Those who invested in Willis Towers Watson (NASDAQ:WTW) five years ago are up 70%
Generally speaking the aim of active stock picking is to find companies that provide returns that are superior to the market average. And in our experience, buying the right stocks can give your wealth a significant boost. For example, long term Willis Towers Watson Public Limited Company (NASDAQ:WTW) shareholders have enjoyed a 58% share price rise over the last half decade, well in excess of the market return of around 37% (not including dividends). On the other hand, the more recent gains haven't been so impressive, with shareholders gaining just 14% , including dividends .
So let's investigate and see if the longer term performance of the company has been in line with the underlying business' progress.
View our latest analysis for Willis Towers Watson
In his essay The Superinvestors of Graham-and-Doddsville Warren Buffett described how share prices do not always rationally reflect the value of a business. One imperfect but simple way to consider how the market perception of a company has shifted is to compare the change in the earnings per share (EPS) with the share price movement.
During five years of share price growth, Willis Towers Watson achieved compound earnings per share (EPS) growth of 21% per year. This EPS growth is higher than the 10% average annual increase in the share price. So one could conclude that the broader market has become more cautious towards the stock.
You can see below how EPS has changed over time (discover the exact values by clicking on the image).
It's probably worth noting that the CEO is paid less than the median at similar sized companies. But while CEO remuneration is always worth checking, the really important question is whether the company can grow earnings going forward. This free interactive report on Willis Towers Watson's earnings, revenue and cash flow is a great place to start, if you want to investigate the stock further.
What About Dividends?
As well as measuring the share price return, investors should also consider the total shareholder return (TSR). Whereas the share price return only reflects the change in the share price, the TSR includes the value of dividends (assuming they were reinvested) and the benefit of any discounted capital raising or spin-off. So for companies that pay a generous dividend, the TSR is often a lot higher than the share price return. In the case of Willis Towers Watson, it has a TSR of 70% for the last 5 years. That exceeds its share price return that we previously mentioned. The dividends paid by the company have thusly boosted the total shareholder return.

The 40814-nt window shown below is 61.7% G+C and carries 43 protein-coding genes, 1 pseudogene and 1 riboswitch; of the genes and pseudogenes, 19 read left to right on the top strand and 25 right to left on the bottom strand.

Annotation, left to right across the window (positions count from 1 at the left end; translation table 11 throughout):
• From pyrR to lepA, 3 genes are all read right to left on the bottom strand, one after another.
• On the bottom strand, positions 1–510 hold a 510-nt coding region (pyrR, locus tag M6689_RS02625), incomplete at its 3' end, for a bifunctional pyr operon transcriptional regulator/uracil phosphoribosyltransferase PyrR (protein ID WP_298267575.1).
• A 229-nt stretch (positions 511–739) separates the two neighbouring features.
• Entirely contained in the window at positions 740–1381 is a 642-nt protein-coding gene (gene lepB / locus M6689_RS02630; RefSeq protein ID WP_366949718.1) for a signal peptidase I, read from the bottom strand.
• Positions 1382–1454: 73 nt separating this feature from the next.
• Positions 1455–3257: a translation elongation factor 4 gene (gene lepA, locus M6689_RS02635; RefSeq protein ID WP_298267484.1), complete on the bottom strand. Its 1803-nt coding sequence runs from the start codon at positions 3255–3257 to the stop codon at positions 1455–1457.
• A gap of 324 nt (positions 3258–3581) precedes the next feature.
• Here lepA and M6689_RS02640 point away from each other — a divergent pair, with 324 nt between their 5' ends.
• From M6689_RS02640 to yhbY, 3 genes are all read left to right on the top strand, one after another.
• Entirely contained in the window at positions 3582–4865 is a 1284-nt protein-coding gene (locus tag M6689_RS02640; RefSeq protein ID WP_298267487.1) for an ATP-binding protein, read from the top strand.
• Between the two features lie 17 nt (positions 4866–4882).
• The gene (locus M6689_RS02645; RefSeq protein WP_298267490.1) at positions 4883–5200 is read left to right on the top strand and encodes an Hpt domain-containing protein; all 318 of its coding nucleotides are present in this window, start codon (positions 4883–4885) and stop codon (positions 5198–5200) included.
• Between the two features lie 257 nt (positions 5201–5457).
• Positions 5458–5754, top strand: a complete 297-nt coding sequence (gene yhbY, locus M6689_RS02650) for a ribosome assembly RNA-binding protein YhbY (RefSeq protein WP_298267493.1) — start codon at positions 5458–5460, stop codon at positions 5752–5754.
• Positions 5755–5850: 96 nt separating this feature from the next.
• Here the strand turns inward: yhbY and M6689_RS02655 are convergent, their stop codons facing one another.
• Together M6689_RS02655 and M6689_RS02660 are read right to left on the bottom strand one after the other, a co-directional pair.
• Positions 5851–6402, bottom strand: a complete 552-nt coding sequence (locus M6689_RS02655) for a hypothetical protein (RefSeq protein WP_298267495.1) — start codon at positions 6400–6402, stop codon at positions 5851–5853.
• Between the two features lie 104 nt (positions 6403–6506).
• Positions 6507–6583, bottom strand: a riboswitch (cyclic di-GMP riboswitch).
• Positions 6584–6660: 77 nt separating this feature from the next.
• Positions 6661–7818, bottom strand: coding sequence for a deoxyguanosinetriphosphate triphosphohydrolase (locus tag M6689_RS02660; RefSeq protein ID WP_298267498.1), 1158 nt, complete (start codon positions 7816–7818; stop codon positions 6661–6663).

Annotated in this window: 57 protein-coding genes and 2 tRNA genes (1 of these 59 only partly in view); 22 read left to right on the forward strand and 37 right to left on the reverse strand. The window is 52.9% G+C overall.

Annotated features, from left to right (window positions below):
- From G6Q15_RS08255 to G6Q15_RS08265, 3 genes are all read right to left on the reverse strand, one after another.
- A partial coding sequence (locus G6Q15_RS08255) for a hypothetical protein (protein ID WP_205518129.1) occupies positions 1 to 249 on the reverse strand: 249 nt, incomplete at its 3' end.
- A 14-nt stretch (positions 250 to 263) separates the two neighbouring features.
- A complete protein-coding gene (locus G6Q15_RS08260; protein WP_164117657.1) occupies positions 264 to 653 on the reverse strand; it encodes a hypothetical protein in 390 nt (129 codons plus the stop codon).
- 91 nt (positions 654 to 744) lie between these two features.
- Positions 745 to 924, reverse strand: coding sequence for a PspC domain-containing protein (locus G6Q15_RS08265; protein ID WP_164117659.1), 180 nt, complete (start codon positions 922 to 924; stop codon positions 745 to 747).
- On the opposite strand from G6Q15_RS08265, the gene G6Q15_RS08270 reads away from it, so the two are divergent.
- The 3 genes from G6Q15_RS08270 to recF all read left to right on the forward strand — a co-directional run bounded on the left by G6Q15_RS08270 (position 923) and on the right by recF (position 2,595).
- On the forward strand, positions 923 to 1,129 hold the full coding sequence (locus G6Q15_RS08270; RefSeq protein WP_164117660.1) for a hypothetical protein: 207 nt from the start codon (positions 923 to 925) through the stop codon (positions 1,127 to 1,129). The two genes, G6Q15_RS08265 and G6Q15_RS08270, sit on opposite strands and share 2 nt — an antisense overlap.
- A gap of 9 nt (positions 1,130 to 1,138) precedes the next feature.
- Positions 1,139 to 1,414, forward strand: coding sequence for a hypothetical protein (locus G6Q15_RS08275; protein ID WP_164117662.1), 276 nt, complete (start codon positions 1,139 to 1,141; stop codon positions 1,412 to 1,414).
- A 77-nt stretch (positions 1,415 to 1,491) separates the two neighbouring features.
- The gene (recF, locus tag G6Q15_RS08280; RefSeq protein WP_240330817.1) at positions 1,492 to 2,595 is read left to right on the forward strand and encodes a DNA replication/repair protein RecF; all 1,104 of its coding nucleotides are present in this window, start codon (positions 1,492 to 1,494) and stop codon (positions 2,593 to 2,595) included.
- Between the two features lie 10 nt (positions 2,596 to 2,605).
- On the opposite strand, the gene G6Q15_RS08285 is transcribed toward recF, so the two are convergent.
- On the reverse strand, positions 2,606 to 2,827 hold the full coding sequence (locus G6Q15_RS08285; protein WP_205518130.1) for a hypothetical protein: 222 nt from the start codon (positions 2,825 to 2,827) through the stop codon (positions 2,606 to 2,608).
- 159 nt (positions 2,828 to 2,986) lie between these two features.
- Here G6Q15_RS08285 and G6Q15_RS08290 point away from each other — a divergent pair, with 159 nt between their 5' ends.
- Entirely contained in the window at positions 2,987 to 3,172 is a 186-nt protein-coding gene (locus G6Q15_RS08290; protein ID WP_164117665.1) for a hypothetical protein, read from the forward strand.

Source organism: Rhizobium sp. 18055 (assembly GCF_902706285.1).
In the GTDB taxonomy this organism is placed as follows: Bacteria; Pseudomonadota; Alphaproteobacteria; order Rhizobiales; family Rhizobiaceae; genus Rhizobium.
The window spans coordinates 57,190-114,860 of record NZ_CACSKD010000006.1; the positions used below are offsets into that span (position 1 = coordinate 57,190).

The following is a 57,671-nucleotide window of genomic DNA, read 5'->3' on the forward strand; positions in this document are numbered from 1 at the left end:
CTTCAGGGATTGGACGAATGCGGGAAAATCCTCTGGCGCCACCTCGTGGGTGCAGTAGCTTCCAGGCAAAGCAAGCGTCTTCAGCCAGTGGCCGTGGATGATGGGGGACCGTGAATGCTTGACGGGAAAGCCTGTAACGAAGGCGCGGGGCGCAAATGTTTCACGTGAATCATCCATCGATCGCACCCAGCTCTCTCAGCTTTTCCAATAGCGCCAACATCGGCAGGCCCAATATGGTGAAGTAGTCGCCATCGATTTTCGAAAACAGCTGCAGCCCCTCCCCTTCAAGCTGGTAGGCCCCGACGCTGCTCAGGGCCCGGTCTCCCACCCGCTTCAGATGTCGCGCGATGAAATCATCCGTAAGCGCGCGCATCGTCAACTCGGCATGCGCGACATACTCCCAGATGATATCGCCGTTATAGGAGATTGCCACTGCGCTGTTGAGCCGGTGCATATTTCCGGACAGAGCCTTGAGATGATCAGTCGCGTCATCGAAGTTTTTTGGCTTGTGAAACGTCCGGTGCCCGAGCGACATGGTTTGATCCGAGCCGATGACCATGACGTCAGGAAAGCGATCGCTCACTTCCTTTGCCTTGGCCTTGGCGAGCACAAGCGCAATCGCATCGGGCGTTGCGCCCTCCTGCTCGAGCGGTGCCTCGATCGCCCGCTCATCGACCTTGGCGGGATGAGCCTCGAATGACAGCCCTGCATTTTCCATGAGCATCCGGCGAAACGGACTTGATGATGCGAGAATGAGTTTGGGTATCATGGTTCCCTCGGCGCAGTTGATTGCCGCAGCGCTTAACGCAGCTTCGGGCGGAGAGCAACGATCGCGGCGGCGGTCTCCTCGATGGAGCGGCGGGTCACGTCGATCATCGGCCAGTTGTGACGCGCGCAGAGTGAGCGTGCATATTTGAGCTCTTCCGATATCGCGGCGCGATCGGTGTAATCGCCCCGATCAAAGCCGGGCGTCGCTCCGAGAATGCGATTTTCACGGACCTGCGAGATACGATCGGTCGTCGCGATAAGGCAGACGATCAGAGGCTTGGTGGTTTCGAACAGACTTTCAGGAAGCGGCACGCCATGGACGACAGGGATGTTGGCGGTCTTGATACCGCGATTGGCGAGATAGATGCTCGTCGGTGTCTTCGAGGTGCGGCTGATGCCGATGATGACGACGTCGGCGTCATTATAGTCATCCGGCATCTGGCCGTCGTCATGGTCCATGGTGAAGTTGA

A Different Perspective
We're pleased to report that Willis Towers Watson shareholders have received a total shareholder return of 14% over one year. Of course, that includes the dividend. That's better than the annualised return of 11% over half a decade, implying that the company is doing better recently. In the best case scenario, this may hint at some real business momentum, implying that now could be a great time to delve deeper. I find it very interesting to look at share price over the long term as a proxy for business performance. But to truly gain insight, we need to consider other information, too. Take risks, for example - Willis Towers Watson has 2 warning signs we think you should be aware of.
Of course, you might find a fantastic investment by looking elsewhere. So take a peek at this free list of companies we expect will grow earnings.
Please note, the market returns quoted in this article reflect the market weighted average returns of stocks that currently trade on US exchanges.
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This article by Simply Wall St is general in nature. We provide commentary based on historical data and analyst forecasts only using an unbiased methodology and our articles are not intended to be financial advice. It does not constitute a recommendation to buy or sell any stock, and does not take account of your objectives, or your financial situation. We aim to bring you long-term focused analysis driven by fundamental data. Note that our analysis may not factor in the latest price-sensitive company announcements or qualitative material. Simply Wall St has no position in any stocks mentioned.
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